(3) to declare and adjudge that Ghana has violated the provisional measures prescribed by this Chamber by its Order of 25 April 2015;
(4) and consequently:
(a) to invite the Parties to carry out negotiations in order to reach agreement on the terms of the reparation due to Côte d’Ivoire, and
(b) to state that, if they fail to reach an agreement within a period of 6 months as from the date of the Judgment to be delivered by the Special Chamber, said Chamber will determine those terms of reparation on the basis of additional written documents dealing with this subject alone.”
The Court decided that its Special Chamber:
Finds that it has jurisdiction to delimit the maritime boundary between the Parties in the territorial sea, in the exclusive economic zone and on the continental shelf, both within and beyond 200 nm.
Finds that there is no tacit agreement between the Parties to delimit their territorial sea, exclusive economic zone and continental shelf both within and beyond 200 nm, and rejects Ghana’s claim that Côte d’Ivoire is estopped from objecting to the “customary equidistance boundary”.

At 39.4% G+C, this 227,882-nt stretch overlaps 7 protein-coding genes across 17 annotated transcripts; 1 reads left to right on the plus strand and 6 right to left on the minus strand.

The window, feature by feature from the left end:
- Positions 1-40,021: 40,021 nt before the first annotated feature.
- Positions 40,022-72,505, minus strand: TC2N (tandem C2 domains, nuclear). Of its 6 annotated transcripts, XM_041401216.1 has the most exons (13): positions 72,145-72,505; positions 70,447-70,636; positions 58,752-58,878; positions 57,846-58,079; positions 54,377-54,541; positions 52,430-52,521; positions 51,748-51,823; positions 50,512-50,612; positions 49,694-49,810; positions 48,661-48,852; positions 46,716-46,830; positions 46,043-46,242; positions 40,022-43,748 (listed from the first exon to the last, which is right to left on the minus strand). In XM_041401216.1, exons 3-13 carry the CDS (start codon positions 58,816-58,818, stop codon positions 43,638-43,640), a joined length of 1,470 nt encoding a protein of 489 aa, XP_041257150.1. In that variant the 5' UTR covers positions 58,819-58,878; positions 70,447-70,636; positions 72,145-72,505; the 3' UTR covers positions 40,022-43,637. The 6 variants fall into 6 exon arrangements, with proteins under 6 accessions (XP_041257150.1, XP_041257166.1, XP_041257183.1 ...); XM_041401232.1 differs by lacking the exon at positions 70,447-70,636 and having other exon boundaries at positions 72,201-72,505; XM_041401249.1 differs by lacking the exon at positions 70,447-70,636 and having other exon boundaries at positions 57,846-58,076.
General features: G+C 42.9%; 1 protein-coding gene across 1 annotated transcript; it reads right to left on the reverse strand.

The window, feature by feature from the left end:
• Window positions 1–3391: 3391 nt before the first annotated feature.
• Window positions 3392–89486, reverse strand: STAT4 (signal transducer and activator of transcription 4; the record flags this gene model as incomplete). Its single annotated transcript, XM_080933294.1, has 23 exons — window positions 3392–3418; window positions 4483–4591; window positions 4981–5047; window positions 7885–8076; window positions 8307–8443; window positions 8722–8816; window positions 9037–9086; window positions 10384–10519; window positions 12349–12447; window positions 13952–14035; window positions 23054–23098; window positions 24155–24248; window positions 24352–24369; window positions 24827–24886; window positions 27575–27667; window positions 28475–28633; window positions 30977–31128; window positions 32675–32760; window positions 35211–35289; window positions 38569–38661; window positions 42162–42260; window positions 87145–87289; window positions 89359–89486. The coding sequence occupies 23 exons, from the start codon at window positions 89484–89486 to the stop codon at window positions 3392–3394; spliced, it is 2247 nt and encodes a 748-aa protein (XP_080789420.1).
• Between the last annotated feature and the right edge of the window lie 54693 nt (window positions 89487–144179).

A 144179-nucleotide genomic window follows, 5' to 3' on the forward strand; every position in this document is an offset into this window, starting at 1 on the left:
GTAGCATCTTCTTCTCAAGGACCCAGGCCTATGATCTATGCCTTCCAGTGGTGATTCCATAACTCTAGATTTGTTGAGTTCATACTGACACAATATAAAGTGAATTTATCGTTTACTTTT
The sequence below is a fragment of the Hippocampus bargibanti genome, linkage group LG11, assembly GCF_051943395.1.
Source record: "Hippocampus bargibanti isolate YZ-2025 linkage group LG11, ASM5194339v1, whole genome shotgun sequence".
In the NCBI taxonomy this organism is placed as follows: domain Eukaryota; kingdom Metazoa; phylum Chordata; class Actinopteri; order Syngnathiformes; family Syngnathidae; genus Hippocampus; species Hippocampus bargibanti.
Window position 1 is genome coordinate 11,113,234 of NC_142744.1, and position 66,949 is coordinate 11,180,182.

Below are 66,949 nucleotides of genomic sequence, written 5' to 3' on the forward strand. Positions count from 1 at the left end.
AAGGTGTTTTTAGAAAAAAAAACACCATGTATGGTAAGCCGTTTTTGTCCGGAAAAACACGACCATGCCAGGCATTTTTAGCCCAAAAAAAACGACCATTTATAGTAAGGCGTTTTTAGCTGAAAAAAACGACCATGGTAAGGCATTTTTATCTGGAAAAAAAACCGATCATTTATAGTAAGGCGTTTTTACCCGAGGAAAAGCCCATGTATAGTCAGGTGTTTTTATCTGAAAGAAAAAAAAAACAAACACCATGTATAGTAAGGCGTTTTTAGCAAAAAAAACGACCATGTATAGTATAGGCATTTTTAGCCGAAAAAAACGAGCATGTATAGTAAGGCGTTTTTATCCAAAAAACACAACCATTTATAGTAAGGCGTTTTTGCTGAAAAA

Decides that the single maritime boundary for the territorial sea, the exclusive economic zone and the continental shelf within and beyond 200 nm starts at BP 55+ with the coordinates 05° 05’ 23.2” N, 03° 06’ 21.2’’ W in WGS 84 as a geodetic datum and is defined by turning points A, B, C, D, E, F with the following coordinates and connected by geodetic lines:
From turning point F, the single maritime boundary continues as a geodetic line starting at an azimuth of 191° 38’ 06.7’’ until it reaches the outer limits of the continental shelf.
Finds that it has jurisdiction to decide on the claim of Côte d’Ivoire against Ghana on the alleged international responsibility of Ghana.
Finds that Ghana did not violate the sovereign rights of Côte d’Ivoire.
Finds that Ghana did not violate article 83, paragraphs 1 and 3, of the Convention.
Finds that Ghana did not violate the provisional measures prescribed by the Special Chamber in its Order of 25 April 2015.”